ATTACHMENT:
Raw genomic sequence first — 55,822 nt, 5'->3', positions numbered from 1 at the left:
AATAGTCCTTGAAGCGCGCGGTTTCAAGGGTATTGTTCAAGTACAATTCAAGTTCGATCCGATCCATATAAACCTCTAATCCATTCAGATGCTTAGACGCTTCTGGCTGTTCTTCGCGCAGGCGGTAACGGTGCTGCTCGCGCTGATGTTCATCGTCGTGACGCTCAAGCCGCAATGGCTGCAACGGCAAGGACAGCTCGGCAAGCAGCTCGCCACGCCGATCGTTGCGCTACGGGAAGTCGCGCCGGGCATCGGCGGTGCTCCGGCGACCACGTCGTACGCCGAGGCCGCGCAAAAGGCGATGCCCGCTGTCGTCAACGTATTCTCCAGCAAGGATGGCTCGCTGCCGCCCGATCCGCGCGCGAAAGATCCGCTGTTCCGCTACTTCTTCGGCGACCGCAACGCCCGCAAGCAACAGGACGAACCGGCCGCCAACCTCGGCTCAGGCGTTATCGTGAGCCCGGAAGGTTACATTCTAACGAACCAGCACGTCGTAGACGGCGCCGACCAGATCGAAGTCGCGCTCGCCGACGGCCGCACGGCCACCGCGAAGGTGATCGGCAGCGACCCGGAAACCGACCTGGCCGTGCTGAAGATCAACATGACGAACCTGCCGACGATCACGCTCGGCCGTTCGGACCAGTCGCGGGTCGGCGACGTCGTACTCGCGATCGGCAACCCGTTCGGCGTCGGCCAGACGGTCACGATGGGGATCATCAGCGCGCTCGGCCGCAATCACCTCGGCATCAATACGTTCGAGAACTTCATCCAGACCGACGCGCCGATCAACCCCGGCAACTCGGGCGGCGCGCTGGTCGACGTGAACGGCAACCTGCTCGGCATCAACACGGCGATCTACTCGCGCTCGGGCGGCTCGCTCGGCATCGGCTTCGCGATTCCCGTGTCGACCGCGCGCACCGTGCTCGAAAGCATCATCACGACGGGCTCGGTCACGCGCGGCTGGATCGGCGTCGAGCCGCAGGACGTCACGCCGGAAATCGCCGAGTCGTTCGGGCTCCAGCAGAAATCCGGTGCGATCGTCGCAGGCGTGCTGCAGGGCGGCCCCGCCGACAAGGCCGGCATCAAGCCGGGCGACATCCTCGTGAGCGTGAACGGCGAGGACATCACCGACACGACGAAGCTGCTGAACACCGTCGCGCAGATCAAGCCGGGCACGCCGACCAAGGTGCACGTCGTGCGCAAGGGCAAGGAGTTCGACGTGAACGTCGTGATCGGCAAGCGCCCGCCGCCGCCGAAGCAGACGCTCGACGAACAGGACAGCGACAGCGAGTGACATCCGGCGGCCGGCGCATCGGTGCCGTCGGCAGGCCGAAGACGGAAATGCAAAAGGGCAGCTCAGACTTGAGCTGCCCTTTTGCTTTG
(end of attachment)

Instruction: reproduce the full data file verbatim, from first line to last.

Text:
Raw genomic sequence first — 55,822 nt, 5'->3', positions numbered from 1 at the left:
AATAGTCCTTGAAGCGCGCGGTTTCAAGGGTATTGTTCAAGTACAATTCAAGTTCGATCCGATCCATATAAACCTCTAATCCATTCAGATGCTTAGACGCTTCTGGCTGTTCTTCGCGCAGGCGGTAACGGTGCTGCTCGCGCTGATGTTCATCGTCGTGACGCTCAAGCCGCAATGGCTGCAACGGCAAGGACAGCTCGGCAAGCAGCTCGCCACGCCGATCGTTGCGCTACGGGAAGTCGCGCCGGGCATCGGCGGTGCTCCGGCGACCACGTCGTACGCCGAGGCCGCGCAAAAGGCGATGCCCGCTGTCGTCAACGTATTCTCCAGCAAGGATGGCTCGCTGCCGCCCGATCCGCGCGCGAAAGATCCGCTGTTCCGCTACTTCTTCGGCGACCGCAACGCCCGCAAGCAACAGGACGAACCGGCCGCCAACCTCGGCTCAGGCGTTATCGTGAGCCCGGAAGGTTACATTCTAACGAACCAGCACGTCGTAGACGGCGCCGACCAGATCGAAGTCGCGCTCGCCGACGGCCGCACGGCCACCGCGAAGGTGATCGGCAGCGACCCGGAAACCGACCTGGCCGTGCTGAAGATCAACATGACGAACCTGCCGACGATCACGCTCGGCCGTTCGGACCAGTCGCGGGTCGGCGACGTCGTACTCGCGATCGGCAACCCGTTCGGCGTCGGCCAGACGGTCACGATGGGGATCATCAGCGCGCTCGGCCGCAATCACCTCGGCATCAATACGTTCGAGAACTTCATCCAGACCGACGCGCCGATCAACCCCGGCAACTCGGGCGGCGCGCTGGTCGACGTGAACGGCAACCTGCTCGGCATCAACACGGCGATCTACTCGCGCTCGGGCGGCTCGCTCGGCATCGGCTTCGCGATTCCCGTGTCGACCGCGCGCACCGTGCTCGAAAGCATCATCACGACGGGCTCGGTCACGCGCGGCTGGATCGGCGTCGAGCCGCAGGACGTCACGCCGGAAATCGCCGAGTCGTTCGGGCTCCAGCAGAAATCCGGTGCGATCGTCGCAGGCGTGCTGCAGGGCGGCCCCGCCGACAAGGCCGGCATCAAGCCGGGCGACATCCTCGTGAGCGTGAACGGCGAGGACATCACCGACACGACGAAGCTGCTGAACACCGTCGCGCAGATCAAGCCGGGCACGCCGACCAAGGTGCACGTCGTGCGCAAGGGCAAGGAGTTCGACGTGAACGTCGTGATCGGCAAGCGCCCGCCGCCGCCGAAGCAGACGCTCGACGAACAGGACAGCGACAGCGAGTGACATCCGGCGGCCGGCGCATCGGTGCCGTCGGCAGGCCGAAGACGGAAATGCAAAAGGGCAGCTCAGACTTGAGCTGCCCTTTTGCTTTG